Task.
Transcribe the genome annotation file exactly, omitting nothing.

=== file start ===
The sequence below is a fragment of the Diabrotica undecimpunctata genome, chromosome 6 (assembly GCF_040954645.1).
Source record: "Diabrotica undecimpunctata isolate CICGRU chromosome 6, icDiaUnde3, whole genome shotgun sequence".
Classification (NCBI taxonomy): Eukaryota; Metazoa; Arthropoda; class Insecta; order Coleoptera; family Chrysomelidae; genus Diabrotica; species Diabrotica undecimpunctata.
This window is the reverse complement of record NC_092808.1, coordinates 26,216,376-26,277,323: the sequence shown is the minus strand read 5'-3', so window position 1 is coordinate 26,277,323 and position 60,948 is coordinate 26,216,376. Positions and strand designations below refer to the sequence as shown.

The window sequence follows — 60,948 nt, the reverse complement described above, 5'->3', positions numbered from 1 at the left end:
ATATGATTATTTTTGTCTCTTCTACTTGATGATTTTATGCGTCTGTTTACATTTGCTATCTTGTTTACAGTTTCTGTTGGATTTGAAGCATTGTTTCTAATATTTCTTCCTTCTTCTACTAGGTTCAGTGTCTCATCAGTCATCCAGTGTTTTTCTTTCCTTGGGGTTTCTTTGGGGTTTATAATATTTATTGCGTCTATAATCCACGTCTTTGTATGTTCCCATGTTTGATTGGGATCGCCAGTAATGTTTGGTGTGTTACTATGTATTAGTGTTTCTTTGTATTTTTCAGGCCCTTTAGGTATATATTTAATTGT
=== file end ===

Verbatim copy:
The sequence below is a fragment of the Diabrotica undecimpunctata genome, chromosome 6 (assembly GCF_040954645.1).
Source record: "Diabrotica undecimpunctata isolate CICGRU chromosome 6, icDiaUnde3, whole genome shotgun sequence".
Classification (NCBI taxonomy): Eukaryota; Metazoa; Arthropoda; class Insecta; order Coleoptera; family Chrysomelidae; genus Diabrotica; species Diabrotica undecimpunctata.
This window is the reverse complement of record NC_092808.1, coordinates 26,216,376-26,277,323: the sequence shown is the minus strand read 5'-3', so window position 1 is coordinate 26,277,323 and position 60,948 is coordinate 26,216,376. Positions and strand designations below refer to the sequence as shown.

The window sequence follows — 60,948 nt, the reverse complement described above, 5'->3', positions numbered from 1 at the left end:
ATATGATTATTTTTGTCTCTTCTACTTGATGATTTTATGCGTCTGTTTACATTTGCTATCTTGTTTACAGTTTCTGTTGGATTTGAAGCATTGTTTCTAATATTTCTTCCTTCTTCTACTAGGTTCAGTGTCTCATCAGTCATCCAGTGTTTTTCTTTCCTTGGGGTTTCTTTGGGGTTTATAATATTTATTGCGTCTATAATCCACGTCTTTGTATGTTCCCATGTTTGATTGGGATCGCCAGTAATGTTTGGTGTGTTACTATGTATTAGTGTTTCTTTGTATTTTTCAGGCCCTTTAGGTATATATTTAATTGT